# My research

I am an applied mathematician working in mathematical modelling based on differential equations. The main topics of my interests are associated with natural phenomena, however, occasionally I also work on medical, industrial, and engineering problems.
Usually, the main aim of my work is to extract some useful information about a particular phenomenon with the use of analytical tools. Frequently, they include perturbation methods, inverse problems, estimation, and integral equations. On the other hand, I also develop numerical methods that can be used in solving some technically difficult problems and on which the analytics can be tested upon.

My main mathematical interests can be grouped according to the field and are given below sorted chronologically (those on the top are the ones on which I work recently). My papers are listed on the other page.

**Mathematical geoscience**with emphasis on**climate dynamics**and**shallow flow**.**Numerical methods**for nonlocal PDEs.**Biomechanics**(in particular – models of**running**).**Capillary phenomena**with strongly nonlinear dynamics (Lucas-Washburn’s equation).**Anomalous transport**in porous media.**Modelling sensors**of volatile substances.**Modelling in optometry**(in particular – corneal topography).

The above list hopefully will be expanded in due course which is what I find the most rewarding benefit of being a mathematician. You always have to learn something new from across a broad spectrum of seemingly distinct fields. The mathematical language is the glue that **binds them all**.

## Some of my results

### Model of corneal topography

Cornea is the frontal part of the eye and is responsible for about $2/3$ of the refractive power. Moreover, being the first contact with the outside world, the cornea has to be durable to withstand many dangers and exterior factors that can damage the eye. Therefore, cornea combines both optical (refraction) and material (elasticity) properties. It is very interesting and needed to find a mathematical model for the cornea. We have focused on describing its topography since perturbations in its shape can cause various sight disorders such as myopia or hyperopia among others.

In the nondimensional units, the model has the form

$\nabla \cdot \left(\dfrac{\nabla h}{\sqrt{1+\left|\nabla h\right|^2}}\right) + a(\textbf{x}) h = \dfrac{b(\textbf{x})}{\sqrt{1+\left|\nabla h\right|^2}}, \quad h(\textbf{x}) = 0 \text{ for } \textbf{x}\in\Omega, \quad \textbf{x}\in\mathbb{R}^n$,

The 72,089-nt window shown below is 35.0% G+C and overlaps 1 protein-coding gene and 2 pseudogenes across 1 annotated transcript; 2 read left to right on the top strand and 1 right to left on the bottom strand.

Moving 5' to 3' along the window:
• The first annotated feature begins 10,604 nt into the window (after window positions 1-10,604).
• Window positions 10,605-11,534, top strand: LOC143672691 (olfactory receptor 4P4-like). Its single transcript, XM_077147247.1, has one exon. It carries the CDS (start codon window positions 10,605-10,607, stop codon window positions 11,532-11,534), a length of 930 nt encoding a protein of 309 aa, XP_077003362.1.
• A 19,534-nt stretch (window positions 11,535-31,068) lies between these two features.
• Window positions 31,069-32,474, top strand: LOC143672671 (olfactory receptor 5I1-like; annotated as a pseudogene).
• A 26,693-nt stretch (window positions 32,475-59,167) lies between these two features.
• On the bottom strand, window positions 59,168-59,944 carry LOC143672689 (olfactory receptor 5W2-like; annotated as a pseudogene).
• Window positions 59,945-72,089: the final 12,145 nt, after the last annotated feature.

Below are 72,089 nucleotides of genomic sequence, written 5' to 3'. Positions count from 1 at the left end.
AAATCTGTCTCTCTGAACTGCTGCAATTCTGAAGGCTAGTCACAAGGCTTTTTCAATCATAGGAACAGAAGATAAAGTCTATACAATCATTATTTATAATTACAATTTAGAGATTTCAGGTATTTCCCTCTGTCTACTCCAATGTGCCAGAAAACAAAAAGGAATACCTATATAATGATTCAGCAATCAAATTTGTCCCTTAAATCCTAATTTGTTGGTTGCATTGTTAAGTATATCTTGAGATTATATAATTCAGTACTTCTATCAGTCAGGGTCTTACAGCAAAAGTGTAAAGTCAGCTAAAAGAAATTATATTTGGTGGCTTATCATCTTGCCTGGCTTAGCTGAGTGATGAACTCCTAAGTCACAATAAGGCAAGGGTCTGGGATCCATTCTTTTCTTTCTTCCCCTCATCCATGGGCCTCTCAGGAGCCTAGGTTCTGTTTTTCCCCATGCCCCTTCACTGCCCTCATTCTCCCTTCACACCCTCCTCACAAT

where $h=h(\textbf{x})$ is the corneal deflection from the reference domain $\Omega$ (usually an ellipse in two dimensions), $a(\textbf{x})$ is the elasticity coefficient, and $b(\textbf{x})$ denotes the intra-ocular pressure. The above model is stated in the $n$-dimensional version however, a meaningful case for applications occurs when $n=2$.

Our results concerning the above model are the following:

- its derivation from physical principles,
- existence and uniqueness results for constant $a$, $b$ and $n=2$,
- various estimates on the solution,
- algorithms for solving inverse problem: find $a$ and $b$ when $h$ is known.

For applications, inverse problems are essential since its stable solution gives the values of biomechanical properties of the cornea based on its shape. In particular, one can obtain a knowledge of the intraocular pressure by measuring the corneal topography.

The above model has been generalized and analyzed thoroughly for $n\in\mathbb{R}$ and arbitrary $a=a(\textbf{x})$ and $b=(\textbf{x})$ by Chiara Corsato, Pierpaolo Omari et al. A very interesting summary of their results can be found in the paper A prescribed anisotropic mean curvature equation modeling the corneal shape: A paradigm of nonlinear analysis and references therein.

### Anomalous diffusion: time-fractional porous medium equation

When we consider complex porous media with the so-called memory effects, the governing equation for evolution of moisture $u=u(x,t)$ has the form

$$ \partial^\alpha_t u = \left(D(u)u_x\right)_x, \quad 0<\alpha\leq 1, $$

where $D=D(u)$ is the moisture-dependent diffusivity while $\alpha$ is the order of Caputo fractional derivative

$$ \partial^\alpha_t u = \frac{1}{\Gamma(1-\alpha)}\int_0^t (t-s)^{-\alpha} u_t(x,s)ds. $$

The influence of the history of evolution is encoded in the above nonlocal derivative operator. In the usual porous medium (Brooks-Correy) case we usually take $D(u)\propto u^m$ for some $m>0$ which models moisture percolation through various porous media with decent accuracy. For this important case we have obtained the following results.

- Derivation of the above governing equation: Darcy's Law + Nonlocal conservation of mass.
- Existence and uniqueness for compactly supported self-similar solution on the half-line.
- Solution of an inverse problem of diffusivity identification.
- Various estimates and approximations of the solution. In particular, estimate of the compact support (speed of moisture front).
- Efficient numerical method for solving the governing equation on the half-line. The method is based on an integral formulation of the problem and reduces one degree of freedom on the numerical grid. Henceforth, the computational efficiency is greatly increased.